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And now, This I Believe, the living philosophies of thoughtful men and women, presented in the hope they may strengthen your beliefs so that your life may be richer, fuller, happier. Here is Edward R. Murrow.
This I Believe. George R. Higginbotham is the president of the Consolidation Coal Company in his native West Virginia. He has been in the coal business for twenty-five years, starting as an unskilled laborer. He advanced to various supervisory jobs inside the mines, where day is night and night is night. He emerged from the dark of the mines, not only with experience, but with a philosophy. Here is George Higginbotham.
Until I received an invitation to appear on this program, the moral and spiritual beliefs by which I live have never been clearly defined in my mind. Yet having thought them through and through and discovered the extent to which they govern my everyday action, at the risk of sounding pretentious I am pleased to call them “my creed.”
With a belief in the power and a need of friendship, one of my rules for living is to avoid, whenever possible, any thought or action which may cause needless distress to another being. This I label my “principle of kindness,” one of the first requirements for real friendship, and one which can easily be overlooked or neglected. I have never found any compensation in making a gain at the expense of
another, and I never intentionally make an enemy, nor do I permit an enmity to exist if it lies within my power to remedy the situation.
Another practice which has done wonders for both my physical and spiritual well being is that of reckoning up my faults occasionally. To do this honestly and conscientiously has proved a little frightening on occasions and has clearly pointed out the truism that perfection is not a tangible reality, but a goal seldom attained. However, to move toward that goal, I try to delineate the personal barriers which I, alone, can and must overcome. Once I brought them into my own conscientiousness, their mere recognition helps to promote my improvement and my fuller understanding of their existence in others. This I label my “principle of self-analysis.”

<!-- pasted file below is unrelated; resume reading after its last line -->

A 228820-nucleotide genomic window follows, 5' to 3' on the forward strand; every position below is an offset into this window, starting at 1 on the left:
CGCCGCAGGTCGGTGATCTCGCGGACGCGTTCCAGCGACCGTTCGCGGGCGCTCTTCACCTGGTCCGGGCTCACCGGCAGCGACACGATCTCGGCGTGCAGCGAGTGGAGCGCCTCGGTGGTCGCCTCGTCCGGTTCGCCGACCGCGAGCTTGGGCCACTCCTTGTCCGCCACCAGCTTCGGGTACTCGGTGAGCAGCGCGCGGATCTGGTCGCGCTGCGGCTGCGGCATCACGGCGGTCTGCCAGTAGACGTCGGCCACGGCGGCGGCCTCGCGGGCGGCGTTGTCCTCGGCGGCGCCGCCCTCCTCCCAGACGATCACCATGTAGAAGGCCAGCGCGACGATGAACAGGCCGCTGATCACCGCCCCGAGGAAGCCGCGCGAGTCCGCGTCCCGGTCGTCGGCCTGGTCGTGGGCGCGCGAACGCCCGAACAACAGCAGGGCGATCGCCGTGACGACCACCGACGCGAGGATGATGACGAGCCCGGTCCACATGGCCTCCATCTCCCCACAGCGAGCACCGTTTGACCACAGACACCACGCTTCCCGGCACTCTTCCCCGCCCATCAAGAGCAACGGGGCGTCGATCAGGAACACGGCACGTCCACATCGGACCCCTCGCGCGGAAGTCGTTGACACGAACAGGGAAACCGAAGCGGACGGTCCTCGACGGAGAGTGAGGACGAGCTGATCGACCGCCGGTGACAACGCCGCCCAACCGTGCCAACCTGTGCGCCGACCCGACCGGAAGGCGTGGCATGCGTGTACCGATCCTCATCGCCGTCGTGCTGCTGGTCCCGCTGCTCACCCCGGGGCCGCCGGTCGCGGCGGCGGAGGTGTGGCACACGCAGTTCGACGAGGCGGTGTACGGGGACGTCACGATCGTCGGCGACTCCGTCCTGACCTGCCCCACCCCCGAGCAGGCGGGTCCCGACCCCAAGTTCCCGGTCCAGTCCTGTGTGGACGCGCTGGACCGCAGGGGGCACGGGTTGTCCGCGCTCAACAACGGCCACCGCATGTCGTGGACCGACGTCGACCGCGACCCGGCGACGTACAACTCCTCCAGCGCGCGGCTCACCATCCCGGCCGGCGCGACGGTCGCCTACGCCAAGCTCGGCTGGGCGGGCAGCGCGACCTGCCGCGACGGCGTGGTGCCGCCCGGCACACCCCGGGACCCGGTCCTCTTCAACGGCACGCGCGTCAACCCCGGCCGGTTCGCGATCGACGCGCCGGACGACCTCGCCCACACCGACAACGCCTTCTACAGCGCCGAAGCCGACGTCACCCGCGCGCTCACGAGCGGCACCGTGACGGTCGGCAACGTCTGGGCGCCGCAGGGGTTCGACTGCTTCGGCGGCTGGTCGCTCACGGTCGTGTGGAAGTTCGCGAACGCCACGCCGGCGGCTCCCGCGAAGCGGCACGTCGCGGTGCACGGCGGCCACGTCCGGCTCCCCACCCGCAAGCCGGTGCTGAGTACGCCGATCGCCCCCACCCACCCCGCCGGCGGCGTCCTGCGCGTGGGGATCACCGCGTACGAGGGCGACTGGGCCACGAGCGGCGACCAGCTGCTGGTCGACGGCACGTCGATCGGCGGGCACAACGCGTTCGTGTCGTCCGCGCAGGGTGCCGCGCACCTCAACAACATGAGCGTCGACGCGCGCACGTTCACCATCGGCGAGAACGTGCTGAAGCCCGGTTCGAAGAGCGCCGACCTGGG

One of my essential beliefs embraces a Supreme Being. The God I worship demands little material display. His tenets have no certain day for observance but are as binding on Monday as they were on Sunday. The God I worship has equal forgiveness and compassion for great and small, dark and fair, educated and unlearned. I choose to believe that His principles include the brotherhood of all men who will accept Him without the limitations set by men themselves.
While geographical and political factors contrive to estrange the various ideologies, I cannot have as a personal belief the theory that anyone who does not worship as I do is in error. Nor can I believe that one whose political or moral beliefs conflict with mine is
consigned to a flaming hereafter. In my business and social life, people from every station are my friends. It is not my aim to convert others to my beliefs but to nourish and strengthen these beliefs to my own spiritual satisfaction. This I label my “principle of tolerance.”
A large part of my personal life has been influenced by my family, and they have shared in forming my beliefs. Along with an abiding trust in the essential good of man and his ability to overcome his problems, a more immediate, personal hope is that I may leave a heritage of honor and an awareness of truth with my two young sons, who will be a part of the future.
Those were the beliefs of George R. Higginbotham, the president of the Consolidation Coal Company in his native West Virginia.